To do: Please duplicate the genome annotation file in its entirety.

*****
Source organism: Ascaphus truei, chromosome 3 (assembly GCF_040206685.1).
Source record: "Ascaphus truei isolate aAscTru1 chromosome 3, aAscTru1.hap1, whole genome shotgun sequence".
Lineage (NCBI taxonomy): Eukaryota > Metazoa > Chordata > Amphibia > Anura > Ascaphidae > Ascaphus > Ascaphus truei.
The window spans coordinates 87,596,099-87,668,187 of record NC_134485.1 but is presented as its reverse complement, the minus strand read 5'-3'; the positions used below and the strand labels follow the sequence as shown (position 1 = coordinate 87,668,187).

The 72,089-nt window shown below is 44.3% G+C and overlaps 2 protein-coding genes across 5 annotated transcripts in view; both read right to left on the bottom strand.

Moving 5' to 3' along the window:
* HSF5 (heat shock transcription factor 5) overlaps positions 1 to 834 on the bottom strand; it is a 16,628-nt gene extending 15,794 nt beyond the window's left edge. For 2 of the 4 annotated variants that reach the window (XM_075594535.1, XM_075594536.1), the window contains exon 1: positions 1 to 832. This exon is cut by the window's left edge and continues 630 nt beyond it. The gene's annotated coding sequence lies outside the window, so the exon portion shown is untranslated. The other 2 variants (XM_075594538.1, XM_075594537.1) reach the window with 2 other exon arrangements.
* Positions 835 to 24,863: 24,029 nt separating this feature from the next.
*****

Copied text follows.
Source organism: Ascaphus truei, chromosome 3 (assembly GCF_040206685.1).
Source record: "Ascaphus truei isolate aAscTru1 chromosome 3, aAscTru1.hap1, whole genome shotgun sequence".
Lineage (NCBI taxonomy): Eukaryota > Metazoa > Chordata > Amphibia > Anura > Ascaphidae > Ascaphus > Ascaphus truei.
The window spans coordinates 87,596,099-87,668,187 of record NC_134485.1 but is presented as its reverse complement, the minus strand read 5'-3'; the positions used below and the strand labels follow the sequence as shown (position 1 = coordinate 87,668,187).

The 72,089-nt window shown below is 44.3% G+C and overlaps 2 protein-coding genes across 5 annotated transcripts in view; both read right to left on the bottom strand.

Moving 5' to 3' along the window:
* HSF5 (heat shock transcription factor 5) overlaps positions 1 to 834 on the bottom strand; it is a 16,628-nt gene extending 15,794 nt beyond the window's left edge. For 2 of the 4 annotated variants that reach the window (XM_075594535.1, XM_075594536.1), the window contains exon 1: positions 1 to 832. This exon is cut by the window's left edge and continues 630 nt beyond it. The gene's annotated coding sequence lies outside the window, so the exon portion shown is untranslated. The other 2 variants (XM_075594538.1, XM_075594537.1) reach the window with 2 other exon arrangements.
* Positions 835 to 24,863: 24,029 nt separating this feature from the next.